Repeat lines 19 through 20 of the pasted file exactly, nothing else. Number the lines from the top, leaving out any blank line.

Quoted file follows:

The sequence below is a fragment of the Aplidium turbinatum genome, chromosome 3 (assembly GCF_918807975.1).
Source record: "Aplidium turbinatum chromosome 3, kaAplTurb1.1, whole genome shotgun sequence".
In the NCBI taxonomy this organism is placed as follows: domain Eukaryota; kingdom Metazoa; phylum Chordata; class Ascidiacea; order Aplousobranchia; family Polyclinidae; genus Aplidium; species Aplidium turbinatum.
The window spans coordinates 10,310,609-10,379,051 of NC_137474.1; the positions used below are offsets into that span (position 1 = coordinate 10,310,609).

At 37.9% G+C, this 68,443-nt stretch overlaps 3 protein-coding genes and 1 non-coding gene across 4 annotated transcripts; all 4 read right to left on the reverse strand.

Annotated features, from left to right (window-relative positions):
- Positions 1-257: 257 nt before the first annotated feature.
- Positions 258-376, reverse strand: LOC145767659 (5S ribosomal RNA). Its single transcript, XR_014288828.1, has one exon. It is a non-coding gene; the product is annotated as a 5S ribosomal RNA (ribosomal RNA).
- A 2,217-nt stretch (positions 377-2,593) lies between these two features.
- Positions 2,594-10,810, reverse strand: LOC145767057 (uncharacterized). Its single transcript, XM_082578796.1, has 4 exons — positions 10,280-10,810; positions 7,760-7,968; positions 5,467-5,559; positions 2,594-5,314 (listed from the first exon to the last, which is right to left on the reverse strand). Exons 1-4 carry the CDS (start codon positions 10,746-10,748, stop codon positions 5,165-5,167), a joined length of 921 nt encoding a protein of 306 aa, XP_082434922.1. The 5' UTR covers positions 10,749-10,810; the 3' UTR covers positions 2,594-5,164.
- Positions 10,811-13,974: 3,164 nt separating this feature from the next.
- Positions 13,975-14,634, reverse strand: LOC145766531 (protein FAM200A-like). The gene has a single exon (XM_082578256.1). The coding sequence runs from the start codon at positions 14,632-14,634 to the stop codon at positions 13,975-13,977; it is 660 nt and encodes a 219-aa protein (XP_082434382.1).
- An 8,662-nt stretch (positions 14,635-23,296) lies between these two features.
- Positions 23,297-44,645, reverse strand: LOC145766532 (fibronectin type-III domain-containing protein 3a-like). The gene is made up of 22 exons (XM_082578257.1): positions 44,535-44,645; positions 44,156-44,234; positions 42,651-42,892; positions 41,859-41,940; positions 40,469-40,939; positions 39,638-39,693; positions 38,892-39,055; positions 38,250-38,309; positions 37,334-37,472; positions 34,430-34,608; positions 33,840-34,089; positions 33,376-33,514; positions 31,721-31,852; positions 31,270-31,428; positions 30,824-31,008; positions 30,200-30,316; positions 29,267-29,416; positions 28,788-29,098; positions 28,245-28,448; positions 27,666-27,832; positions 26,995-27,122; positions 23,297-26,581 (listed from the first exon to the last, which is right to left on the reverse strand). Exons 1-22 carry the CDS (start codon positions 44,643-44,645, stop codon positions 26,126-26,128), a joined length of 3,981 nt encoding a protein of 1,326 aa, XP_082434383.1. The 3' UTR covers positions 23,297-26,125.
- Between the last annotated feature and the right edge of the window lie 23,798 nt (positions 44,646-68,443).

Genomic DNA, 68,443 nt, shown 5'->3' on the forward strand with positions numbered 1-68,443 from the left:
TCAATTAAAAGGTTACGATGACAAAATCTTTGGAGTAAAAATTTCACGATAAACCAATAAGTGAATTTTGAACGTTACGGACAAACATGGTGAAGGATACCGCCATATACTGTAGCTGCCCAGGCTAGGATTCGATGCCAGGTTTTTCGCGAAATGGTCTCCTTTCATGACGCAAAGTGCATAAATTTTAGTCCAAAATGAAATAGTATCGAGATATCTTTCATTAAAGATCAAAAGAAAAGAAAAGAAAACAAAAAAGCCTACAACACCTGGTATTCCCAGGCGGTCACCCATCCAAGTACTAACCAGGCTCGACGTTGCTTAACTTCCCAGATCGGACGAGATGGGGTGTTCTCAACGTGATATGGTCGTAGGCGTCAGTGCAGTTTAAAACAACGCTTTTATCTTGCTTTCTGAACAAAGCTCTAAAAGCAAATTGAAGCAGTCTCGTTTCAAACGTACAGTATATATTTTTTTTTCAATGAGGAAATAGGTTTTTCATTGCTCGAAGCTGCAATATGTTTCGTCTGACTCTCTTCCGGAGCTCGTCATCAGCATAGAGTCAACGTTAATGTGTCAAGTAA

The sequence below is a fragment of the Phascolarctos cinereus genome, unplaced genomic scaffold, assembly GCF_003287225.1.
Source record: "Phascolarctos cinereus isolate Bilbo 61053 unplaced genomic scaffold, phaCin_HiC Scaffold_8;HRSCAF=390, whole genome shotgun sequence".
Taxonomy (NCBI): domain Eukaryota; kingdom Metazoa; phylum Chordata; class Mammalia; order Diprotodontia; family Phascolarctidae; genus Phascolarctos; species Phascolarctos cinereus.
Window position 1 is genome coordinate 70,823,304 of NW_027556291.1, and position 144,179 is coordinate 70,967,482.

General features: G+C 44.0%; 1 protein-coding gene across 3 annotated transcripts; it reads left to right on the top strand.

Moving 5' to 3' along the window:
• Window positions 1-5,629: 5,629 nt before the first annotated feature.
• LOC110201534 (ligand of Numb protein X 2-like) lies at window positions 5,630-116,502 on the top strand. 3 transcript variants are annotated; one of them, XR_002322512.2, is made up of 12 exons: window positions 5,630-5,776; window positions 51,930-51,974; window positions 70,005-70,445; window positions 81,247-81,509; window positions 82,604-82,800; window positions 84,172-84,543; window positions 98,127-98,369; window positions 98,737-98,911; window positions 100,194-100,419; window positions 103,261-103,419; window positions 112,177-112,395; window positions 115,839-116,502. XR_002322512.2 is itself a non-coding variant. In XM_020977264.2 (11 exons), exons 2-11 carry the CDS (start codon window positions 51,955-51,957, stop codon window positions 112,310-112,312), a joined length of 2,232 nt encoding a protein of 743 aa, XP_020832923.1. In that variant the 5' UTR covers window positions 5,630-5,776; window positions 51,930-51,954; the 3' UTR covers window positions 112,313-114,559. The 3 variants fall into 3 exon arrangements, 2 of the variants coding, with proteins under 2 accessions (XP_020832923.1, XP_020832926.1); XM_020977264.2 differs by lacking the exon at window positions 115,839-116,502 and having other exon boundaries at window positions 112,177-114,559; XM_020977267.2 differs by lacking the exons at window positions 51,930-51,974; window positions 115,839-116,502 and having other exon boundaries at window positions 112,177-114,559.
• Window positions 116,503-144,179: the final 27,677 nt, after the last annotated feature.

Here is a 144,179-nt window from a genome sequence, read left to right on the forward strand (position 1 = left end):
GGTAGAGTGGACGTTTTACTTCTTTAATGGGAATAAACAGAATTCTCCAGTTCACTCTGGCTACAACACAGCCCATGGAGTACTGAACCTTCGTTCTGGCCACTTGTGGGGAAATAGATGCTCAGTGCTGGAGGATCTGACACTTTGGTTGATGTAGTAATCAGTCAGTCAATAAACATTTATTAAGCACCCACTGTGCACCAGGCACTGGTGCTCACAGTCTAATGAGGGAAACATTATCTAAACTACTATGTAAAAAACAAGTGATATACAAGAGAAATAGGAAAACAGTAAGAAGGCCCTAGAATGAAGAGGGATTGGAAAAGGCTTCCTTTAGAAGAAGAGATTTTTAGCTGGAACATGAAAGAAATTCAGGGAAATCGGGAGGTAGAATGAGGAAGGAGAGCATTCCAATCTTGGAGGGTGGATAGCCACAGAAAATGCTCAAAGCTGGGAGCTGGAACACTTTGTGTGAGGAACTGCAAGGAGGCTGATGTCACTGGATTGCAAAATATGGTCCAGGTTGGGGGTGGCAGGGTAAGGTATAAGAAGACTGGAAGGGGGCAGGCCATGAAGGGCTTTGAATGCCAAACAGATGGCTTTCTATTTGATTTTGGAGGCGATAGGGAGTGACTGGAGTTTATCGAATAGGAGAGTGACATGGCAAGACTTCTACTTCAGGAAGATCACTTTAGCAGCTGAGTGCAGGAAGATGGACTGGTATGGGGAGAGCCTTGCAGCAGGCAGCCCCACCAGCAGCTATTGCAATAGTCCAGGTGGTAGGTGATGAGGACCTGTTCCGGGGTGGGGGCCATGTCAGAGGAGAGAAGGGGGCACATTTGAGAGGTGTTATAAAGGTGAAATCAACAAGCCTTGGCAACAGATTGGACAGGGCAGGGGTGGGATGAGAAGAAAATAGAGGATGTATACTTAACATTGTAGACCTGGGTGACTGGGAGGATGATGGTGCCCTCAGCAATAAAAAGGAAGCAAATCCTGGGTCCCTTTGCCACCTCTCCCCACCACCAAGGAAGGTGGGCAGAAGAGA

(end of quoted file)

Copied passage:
Source record: "Phascolarctos cinereus isolate Bilbo 61053 unplaced genomic scaffold, phaCin_HiC Scaffold_8;HRSCAF=390, whole genome shotgun sequence".
Taxonomy (NCBI): domain Eukaryota; kingdom Metazoa; phylum Chordata; class Mammalia; order Diprotodontia; family Phascolarctidae; genus Phascolarctos; species Phascolarctos cinereus.